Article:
Jon – Back at Castle Black, Jon is teaching some new recruits. One of them looks a lot like Locke (the dude who chopped off Jaime’s hand), which isn’t a coincidence, as it is Locke, come to ferret out the location of Bran. This is a nice complexity (winding together plots) that isn’t in the books. Jon continues to spar verbally with Thorne and his toady Slynt, but doesn’t rise to the bait. Sam frets about Gilly. But Jon is given permission to recruit for his Craster raid (even if Thorne’s motives are black). This whole adventure isn’t in the books either. He gives a speech, but his charisma is a bit lacking. Even so, his friends (and the evil Locke) join.
Bran – At Craster’s the mutineers are doing a good job proving their vileness. Their leader drinks from Mormont’s skull (poor guy) while his men gang rape Craster’s “wives.” Those poor girls went from the frying pan to the fire. When an old one brings in a baby boy, they go into a religious frenzy about offering him to the gods. The guy isn’t exactly Mother Theresa, so he’s all for it. Somehow, the thugs also captured Ghost, who Jon Snow doesn’t seem to be stressing about. This feels in contrast to the books — and Jon is a Warg after all — so it doesn’t make too much sense.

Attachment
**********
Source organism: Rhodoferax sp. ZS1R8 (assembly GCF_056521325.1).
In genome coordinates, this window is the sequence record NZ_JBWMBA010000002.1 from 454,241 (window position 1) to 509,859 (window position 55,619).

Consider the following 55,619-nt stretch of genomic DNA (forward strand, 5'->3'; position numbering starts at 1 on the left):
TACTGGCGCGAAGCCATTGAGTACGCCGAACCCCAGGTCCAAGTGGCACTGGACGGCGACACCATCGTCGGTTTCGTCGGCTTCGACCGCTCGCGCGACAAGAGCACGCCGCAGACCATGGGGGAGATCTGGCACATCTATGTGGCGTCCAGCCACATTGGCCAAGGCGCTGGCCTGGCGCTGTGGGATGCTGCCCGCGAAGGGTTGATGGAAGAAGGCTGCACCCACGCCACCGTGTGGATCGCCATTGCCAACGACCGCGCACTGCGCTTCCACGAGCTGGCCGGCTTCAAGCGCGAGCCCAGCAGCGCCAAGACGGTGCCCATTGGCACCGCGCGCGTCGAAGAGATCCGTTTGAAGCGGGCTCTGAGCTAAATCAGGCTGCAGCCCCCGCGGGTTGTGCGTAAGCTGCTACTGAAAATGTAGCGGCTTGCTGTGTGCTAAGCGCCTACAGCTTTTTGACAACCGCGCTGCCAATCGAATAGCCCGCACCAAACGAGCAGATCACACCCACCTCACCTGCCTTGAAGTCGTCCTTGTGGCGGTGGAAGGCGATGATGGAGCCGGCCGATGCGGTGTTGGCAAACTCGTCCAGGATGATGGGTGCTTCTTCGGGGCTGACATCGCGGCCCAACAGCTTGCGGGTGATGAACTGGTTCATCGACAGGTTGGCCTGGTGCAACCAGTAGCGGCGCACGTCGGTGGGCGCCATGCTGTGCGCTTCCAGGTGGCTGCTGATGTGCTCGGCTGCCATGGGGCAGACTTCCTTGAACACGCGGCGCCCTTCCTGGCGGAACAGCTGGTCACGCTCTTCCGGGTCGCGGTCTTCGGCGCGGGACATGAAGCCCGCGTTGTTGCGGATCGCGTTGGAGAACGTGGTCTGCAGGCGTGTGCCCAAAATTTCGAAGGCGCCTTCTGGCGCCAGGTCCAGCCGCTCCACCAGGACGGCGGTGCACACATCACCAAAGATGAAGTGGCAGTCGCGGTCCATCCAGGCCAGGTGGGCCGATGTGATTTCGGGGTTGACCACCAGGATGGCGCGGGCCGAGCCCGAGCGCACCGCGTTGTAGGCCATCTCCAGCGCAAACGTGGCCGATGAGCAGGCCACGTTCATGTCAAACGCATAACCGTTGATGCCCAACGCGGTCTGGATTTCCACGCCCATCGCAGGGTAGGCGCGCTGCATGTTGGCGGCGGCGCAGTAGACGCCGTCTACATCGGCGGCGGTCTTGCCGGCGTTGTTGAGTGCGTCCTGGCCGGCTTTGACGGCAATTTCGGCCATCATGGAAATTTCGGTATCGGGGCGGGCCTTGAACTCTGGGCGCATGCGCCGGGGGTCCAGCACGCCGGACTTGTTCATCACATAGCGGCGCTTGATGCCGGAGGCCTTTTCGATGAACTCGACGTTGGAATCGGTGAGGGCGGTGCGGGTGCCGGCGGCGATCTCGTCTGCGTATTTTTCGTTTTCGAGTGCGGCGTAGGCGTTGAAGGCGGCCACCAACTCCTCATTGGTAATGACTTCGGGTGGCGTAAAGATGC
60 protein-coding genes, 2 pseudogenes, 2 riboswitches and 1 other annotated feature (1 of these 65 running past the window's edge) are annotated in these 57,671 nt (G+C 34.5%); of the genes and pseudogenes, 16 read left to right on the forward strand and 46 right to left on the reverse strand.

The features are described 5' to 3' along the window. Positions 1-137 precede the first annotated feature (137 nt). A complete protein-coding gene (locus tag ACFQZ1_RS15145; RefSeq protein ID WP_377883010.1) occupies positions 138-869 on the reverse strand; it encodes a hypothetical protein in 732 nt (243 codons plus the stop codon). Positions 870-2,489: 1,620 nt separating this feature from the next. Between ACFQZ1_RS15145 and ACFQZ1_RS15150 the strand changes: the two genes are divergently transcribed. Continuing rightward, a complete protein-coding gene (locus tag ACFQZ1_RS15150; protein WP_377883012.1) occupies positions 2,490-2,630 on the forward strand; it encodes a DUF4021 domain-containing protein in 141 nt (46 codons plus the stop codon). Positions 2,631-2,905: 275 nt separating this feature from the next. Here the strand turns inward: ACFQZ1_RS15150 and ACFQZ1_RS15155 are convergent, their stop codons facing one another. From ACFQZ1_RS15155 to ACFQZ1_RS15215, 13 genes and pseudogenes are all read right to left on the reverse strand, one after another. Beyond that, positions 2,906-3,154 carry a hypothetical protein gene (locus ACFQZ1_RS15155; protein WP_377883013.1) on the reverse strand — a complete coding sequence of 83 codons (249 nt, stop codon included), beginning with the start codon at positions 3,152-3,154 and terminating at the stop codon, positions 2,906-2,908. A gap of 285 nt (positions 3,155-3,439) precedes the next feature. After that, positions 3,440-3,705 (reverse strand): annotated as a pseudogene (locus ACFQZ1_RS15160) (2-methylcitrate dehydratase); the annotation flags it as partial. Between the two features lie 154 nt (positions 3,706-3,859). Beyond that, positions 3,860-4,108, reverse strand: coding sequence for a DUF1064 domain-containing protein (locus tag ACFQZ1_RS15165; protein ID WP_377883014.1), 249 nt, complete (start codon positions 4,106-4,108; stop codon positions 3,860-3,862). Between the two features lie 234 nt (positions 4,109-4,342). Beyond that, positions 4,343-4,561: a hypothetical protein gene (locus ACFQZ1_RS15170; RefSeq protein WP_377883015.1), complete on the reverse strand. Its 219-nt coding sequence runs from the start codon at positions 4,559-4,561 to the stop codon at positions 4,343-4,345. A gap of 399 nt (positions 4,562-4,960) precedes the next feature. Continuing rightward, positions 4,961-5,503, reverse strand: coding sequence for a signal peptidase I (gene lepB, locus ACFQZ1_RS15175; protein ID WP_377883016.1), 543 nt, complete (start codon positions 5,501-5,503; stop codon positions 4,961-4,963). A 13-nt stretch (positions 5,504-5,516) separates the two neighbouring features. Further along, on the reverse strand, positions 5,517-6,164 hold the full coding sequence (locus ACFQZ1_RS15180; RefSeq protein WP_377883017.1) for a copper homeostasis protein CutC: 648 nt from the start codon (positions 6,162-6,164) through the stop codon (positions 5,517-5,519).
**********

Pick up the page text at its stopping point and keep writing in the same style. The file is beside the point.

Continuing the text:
But Bran’s more up on his Wolf side, because when he hears the baby in the woods (left out as White Walker Snack), he saddles up inside Summer, finds Ghost, and gets the wolf caught. Then himself and his companions. So much for either Meera’s tracking OR fighting skills!
And Bran isn’t exactly a pillar of strength under interrogation because he soon spills his identity to the loathsome group. This whole section is new, but as it also ties together two threads and gives Bran something interesting to do, I’m all for it.
White Walkers – Now what gets really interesting here is the last scene, where a white walker, carrying the baby, brings him out to some kind of frozen citadel and a ring of icicles and an ice altar. There, another walker turns the baby’s eyes blue. What this all means, we have no idea, but it’s the first we’ve seen of the Walkers in some time, and a glimpse into their magics the book never reveals. Hell, I’ve read them three times and the difference between Wraiths, Walkers, and Cold Hands is still totally unclear.
Anyway, I thought it a great episode. The Wall and beyond part was interesting, but the Jaime section was really good. Oathkeeper!